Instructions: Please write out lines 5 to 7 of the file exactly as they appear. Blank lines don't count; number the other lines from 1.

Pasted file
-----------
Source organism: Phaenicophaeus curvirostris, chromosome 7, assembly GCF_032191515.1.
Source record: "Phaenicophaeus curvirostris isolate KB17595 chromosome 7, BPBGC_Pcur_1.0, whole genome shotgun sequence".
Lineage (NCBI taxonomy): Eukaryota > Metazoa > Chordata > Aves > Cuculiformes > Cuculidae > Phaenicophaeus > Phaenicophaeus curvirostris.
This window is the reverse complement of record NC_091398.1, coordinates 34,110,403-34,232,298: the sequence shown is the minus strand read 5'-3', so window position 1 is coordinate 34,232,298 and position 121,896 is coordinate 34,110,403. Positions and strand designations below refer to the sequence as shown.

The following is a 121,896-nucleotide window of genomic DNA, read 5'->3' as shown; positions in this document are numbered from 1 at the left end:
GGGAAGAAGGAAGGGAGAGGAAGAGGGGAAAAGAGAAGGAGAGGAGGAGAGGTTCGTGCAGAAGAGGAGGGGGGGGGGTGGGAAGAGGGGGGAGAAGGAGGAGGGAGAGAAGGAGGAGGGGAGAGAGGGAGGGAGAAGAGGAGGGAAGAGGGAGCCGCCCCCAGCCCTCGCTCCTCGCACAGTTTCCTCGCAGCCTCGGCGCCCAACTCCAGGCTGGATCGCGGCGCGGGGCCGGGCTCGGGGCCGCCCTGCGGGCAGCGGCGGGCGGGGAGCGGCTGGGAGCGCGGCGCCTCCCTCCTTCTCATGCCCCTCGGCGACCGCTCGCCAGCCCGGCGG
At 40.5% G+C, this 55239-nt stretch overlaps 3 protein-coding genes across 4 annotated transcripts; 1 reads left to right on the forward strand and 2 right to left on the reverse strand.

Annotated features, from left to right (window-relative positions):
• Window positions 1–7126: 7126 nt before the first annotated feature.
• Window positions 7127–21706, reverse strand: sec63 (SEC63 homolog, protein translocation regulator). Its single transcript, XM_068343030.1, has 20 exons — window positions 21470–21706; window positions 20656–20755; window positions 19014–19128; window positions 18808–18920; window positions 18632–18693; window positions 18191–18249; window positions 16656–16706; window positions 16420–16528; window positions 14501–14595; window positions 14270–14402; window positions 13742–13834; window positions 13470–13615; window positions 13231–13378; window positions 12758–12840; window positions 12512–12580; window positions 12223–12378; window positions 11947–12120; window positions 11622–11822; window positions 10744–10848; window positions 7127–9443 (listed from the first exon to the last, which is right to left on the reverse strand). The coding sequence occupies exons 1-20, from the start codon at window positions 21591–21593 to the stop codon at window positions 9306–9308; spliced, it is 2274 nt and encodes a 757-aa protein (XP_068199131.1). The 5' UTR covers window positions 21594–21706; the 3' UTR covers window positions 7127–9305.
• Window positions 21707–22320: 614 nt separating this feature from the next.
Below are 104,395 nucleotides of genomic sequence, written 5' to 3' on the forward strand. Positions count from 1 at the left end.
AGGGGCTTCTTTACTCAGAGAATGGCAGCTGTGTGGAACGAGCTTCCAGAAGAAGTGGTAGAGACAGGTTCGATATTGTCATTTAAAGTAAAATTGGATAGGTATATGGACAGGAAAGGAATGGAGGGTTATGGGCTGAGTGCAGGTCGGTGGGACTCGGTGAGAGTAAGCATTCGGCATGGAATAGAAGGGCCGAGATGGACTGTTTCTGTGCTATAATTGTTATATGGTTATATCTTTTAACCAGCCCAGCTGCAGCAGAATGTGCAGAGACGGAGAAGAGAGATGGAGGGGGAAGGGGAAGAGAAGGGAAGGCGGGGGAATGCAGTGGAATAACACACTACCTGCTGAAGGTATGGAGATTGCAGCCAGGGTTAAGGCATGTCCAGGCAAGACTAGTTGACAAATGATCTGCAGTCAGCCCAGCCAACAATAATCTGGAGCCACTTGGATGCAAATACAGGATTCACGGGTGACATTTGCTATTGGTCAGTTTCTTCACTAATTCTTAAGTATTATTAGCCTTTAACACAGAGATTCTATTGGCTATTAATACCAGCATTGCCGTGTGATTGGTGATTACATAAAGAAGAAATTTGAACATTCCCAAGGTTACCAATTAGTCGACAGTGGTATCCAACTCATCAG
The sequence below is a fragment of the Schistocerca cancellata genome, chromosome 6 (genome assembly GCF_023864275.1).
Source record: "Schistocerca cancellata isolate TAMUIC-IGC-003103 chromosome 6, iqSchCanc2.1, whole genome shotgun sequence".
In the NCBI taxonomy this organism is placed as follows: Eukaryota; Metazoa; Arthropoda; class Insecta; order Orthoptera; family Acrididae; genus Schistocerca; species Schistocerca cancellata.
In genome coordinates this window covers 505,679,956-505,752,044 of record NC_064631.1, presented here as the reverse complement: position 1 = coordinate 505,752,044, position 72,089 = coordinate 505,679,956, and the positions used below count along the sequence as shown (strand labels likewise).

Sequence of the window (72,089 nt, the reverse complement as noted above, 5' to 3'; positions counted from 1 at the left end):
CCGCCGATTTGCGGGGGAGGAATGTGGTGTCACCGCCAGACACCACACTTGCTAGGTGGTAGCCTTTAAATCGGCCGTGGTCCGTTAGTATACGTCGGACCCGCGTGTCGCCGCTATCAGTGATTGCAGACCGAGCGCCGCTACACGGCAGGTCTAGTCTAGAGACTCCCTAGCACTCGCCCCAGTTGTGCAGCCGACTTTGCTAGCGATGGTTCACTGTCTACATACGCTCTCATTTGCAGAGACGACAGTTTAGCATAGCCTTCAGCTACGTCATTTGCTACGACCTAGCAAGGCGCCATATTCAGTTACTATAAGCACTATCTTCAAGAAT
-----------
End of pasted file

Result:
The following is a 121,896-nucleotide window of genomic DNA, read 5'->3' as shown; positions in this document are numbered from 1 at the left end:
GGGAAGAAGGAAGGGAGAGGAAGAGGGGAAAAGAGAAGGAGAGGAGGAGAGGTTCGTGCAGAAGAGGAGGGGGGGGGGTGGGAAGAGGGGGGAGAAGGAGGAGGGAGAGAAGGAGGAGGGGAGAGAGGGAGGGAGAAGAGGAGGGAAGAGGGAGCCGCCCCCAGCCCTCGCTCCTCGCACAGTTTCCTCGCAGCCTCGGCGCCCAACTCCAGGCTGGATCGCGGCGCGGGGCCGGGCTCGGGGCCGCCCTGCGGGCAGCGGCGGGCGGGGAGCGGCTGGGAGCGCGGCGCCTCCCTCCTTCTCATGCCCCTCGGCGACCGCTCGCCAGCCCGGCGG
At 40.5% G+C, this 55239-nt stretch overlaps 3 protein-coding genes across 4 annotated transcripts; 1 reads left to right on the forward strand and 2 right to left on the reverse strand.